RECENT POSTS
Monday, September 16, 2019
Introducing Critical Audit Matters

Wednesday, September 11, 2019
Our Fireside Chat on Goodwill Assets

Friday, September 6, 2019
Pulling Forward Share Buybacks

Saturday, August 31, 2019
A Quick Catch-Up on VMWare

Friday, August 23, 2019
By the Numbers: Restructuring Costs Over Time

Wednesday, August 21, 2019
WeWork Liabilities, Part II

Tuesday, August 20, 2019
WeWork’s Liabilities in Perspective

Wednesday, August 14, 2019
Comparing LinkedIn, Twitter Revenue

Wednesday, August 7, 2019
Leasing’s Effect on Retail Balance Sheets

Thursday, August 1, 2019
Using Calcbench to Find China Exposure

Tuesday, July 30, 2019
Leasing Details: The Comcast Example

Monday, July 29, 2019
Easy Fundamental Equity Analysis in Python

Monday, July 22, 2019
Calcbench Data and Tax Reform Insight

Wednesday, July 17, 2019
Downshifting in the Trucking World

Tuesday, July 16, 2019
New Report: Adoption of New Lease Accounting Standard

Friday, July 5, 2019
More Consequences of Lease Accounting

Monday, July 1, 2019
Another Example of Tax Reform Twisting Bottom Line

Thursday, June 27, 2019
The Latest Share Repurchase Data

Tuesday, June 18, 2019
Popping the Lid on Smuckers’ Goodwill

Tuesday, June 11, 2019
Not Much Fizz in LaCroix Right Now

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The Latest Share Repurchase Data
Thursday, June 27, 2019

Calcbench just dropped a new report about firms’ spending on share repurchase programs, perhaps confirming what you already suspected — yep, corporations are spending a lot of money buying back shares.

We examined seven years’ worth of data, charting how much all U.S.-listed firms spent on share repurchases from the start of 2012 through first-quarter 2019. The full report is available for (free) download, and we’ll recap a few highlights here.

First, firms have been spending huge sums on buybacks: $4.95 trillion over the 29 quarters we examined, and on a per quarter basis, that spending has increased over time. In 2012, for example, quarterly totals fell somewhere from $100 billion to $150 billion. By 2018, quarterly totals were north of $200 billion. See Figure 1, below.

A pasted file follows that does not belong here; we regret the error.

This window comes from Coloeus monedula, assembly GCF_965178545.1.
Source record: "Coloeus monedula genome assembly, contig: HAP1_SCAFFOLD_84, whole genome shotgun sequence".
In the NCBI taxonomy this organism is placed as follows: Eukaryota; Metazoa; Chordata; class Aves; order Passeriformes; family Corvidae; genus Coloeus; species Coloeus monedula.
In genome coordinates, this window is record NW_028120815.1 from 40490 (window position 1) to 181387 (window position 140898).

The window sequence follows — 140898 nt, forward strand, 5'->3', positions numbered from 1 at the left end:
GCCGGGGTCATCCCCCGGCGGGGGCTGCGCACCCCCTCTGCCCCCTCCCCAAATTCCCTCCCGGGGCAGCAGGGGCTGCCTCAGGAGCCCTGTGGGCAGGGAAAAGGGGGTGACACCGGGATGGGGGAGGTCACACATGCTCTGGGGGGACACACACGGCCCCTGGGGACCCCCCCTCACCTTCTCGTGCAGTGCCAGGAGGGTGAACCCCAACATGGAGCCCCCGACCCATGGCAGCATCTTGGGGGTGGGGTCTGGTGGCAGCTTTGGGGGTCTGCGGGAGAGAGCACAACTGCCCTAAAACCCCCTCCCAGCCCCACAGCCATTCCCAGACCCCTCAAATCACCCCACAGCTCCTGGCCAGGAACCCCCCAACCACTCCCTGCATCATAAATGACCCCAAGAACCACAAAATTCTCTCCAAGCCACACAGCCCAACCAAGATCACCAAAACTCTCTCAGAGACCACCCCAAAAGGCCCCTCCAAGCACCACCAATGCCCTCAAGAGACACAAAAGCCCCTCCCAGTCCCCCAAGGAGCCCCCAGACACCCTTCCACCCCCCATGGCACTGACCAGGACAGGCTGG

Second, a small number of large firms account for a big part of all money spent on share repurchases. For example, of the more than $220 billion spent on share repurchases in Q1 2019, five firms (Apple, Oracle, Pfizer, Bank of America, and Cisco Systems) accounted for 25 percent of all money spent.

Third, buyback spending soared starting in fourth-quarter 2017, even as spending on R&D and capital equipment stayed relatively flat. See Figure 2, below.



Yes, capex spending did rise in 2018, and R&D fluctuated a bit — but neither of those trends are anywhere near the climb that buyback spending saw starting at the end of 2017. That’s when Congress enacted its steep cut in corporate tax rates. So those who say Corporate America then spent all that newfound money on share repurchase programs have data on their side.

The report also…

  • Lists the companies that spent the most on buybacks (Apple topping the list, of course);
  • Tracks “share buyback yield,” which essentially measures how much of a firm’s market cap is acquired in a repurchase;
  • Compares median and mean dollars spent on repurchases;
  • Compares repurchases versus dividends as ways to funnel value to shareholders.

Be sure to visit our Research page to see prior years’ share repurchase analyses, going back to 2014.


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